I don't feel its [sic] fair that Jeff should only due [sic] 10 years. He should get 40 years and no parole. He should get at least 10 years probation. I feel that everyone should know he is a sex offender and abuser. I will live with what he did to my-self [sic] and family for the rest of my life. Jeff beat me and raped and sodomized me orally and anally almost every day. He also threatened to kill me if I ever told anyone.
A newspaper article concerning the sentence of a man convicted for sexually molesting a boy was attached to C.S.'s statement. Based upon the "substantiated physical, psychological and emotional abuse [by] the Defendant, the allegations of sexual abuse made by the victim in this cause, the Defendant's admission he whipped his stepson, and reports that indicate the Defendant used drugs in front of his children," Christensen recommended that, as a condition of his probation, Mason have no contact with children under eighteen years old.

¶ 15 Mason responded with a Sentencing Memorandum objecting to many of the factual matters and conditions of sentence recommended in the PSI. In particular, Mason objected to the inclusion of C.S.'s statement and the attached newspaper article. Citing relevant case law in support, Mason maintained that it would be fundamentally unfair and a violation of his constitutional right to due process to be sentenced based upon conduct that was unproven and for which he had not been convicted.

¶ 16 On December 3, 2001, the District Court held a sentencing hearing at which Mason, along with his counsel, were present. The State offered the testimony of social worker, Robin Moll (Moll), who testified, over Mason's objection, that she believed Mason sexually abused all his children. Moll further testified that, upon removing the children from the home following Mason's arrest, she observed bruising on R.M.'s ears and body, and a bruise on N.S.'s forehead.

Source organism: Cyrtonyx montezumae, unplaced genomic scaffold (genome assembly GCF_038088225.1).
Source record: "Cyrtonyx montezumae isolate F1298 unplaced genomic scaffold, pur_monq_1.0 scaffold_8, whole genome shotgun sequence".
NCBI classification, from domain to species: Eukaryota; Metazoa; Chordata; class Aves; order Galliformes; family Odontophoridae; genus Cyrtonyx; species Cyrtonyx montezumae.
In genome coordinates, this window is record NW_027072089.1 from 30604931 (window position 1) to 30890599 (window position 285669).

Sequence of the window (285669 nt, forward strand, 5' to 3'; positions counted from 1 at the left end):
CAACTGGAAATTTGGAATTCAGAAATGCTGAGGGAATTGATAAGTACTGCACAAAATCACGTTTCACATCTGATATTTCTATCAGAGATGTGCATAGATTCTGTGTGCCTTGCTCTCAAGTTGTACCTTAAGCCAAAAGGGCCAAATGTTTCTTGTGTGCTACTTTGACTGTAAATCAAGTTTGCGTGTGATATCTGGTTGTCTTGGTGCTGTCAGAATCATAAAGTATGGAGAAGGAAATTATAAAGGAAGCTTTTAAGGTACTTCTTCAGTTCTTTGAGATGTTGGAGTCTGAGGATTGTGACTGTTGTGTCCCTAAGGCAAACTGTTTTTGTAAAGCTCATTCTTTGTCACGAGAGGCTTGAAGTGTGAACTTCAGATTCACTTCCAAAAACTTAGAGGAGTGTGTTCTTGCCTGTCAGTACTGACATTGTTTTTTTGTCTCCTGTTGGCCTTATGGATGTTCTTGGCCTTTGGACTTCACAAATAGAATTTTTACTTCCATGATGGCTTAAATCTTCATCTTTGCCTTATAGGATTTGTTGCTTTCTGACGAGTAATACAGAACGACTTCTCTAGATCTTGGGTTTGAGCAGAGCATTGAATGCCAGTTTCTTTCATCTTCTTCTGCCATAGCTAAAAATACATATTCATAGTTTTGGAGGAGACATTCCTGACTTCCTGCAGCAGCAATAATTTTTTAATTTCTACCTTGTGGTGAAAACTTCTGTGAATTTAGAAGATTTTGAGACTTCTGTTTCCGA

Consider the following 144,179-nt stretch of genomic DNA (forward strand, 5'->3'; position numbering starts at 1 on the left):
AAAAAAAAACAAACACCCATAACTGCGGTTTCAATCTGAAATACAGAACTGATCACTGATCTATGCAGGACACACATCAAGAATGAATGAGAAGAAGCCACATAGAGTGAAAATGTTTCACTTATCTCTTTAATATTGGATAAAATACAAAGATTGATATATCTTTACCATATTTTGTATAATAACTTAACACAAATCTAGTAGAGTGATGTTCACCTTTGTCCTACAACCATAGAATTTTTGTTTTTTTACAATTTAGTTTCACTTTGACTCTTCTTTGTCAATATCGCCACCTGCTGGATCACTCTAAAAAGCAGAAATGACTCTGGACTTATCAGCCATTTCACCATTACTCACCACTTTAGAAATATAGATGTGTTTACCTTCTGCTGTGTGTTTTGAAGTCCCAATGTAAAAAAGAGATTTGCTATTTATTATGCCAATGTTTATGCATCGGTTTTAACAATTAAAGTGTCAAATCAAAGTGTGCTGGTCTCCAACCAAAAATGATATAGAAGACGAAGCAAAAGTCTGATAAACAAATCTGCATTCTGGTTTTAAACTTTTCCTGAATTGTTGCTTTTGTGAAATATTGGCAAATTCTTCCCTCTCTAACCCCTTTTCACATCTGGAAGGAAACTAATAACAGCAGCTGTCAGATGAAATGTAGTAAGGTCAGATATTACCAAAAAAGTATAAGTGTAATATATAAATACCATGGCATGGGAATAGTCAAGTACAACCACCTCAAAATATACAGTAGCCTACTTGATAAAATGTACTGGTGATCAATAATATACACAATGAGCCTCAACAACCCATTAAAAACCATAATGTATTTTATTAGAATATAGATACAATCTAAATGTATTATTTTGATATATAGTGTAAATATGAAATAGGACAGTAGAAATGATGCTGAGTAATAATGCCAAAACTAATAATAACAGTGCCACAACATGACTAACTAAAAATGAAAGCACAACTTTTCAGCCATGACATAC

¶ 17 After hearing the testimony presented, the District Court found Mason a persistent felony offender and a violent felony offender and sentenced him to three thirty-year sentences at the Montana State Prison, or thirty years per offense, with twenty years suspended on each count. At the close of the hearing, Mason's counsel asked the District Court whether it had considered C.S.'s statement in fashioning Mason's sentence, to which the court replied:

It certainly has considered all the statements of both the young people and the adults in fashioning this sentence, and has been primarily, though, focused on the sentence by the attorneys who are most familiar with the facts and circumstances of this case and who entered into a plea agreement that granted the court a limited amount of discretion and also had the opportunity to present evidence in support of their positions today.

The court...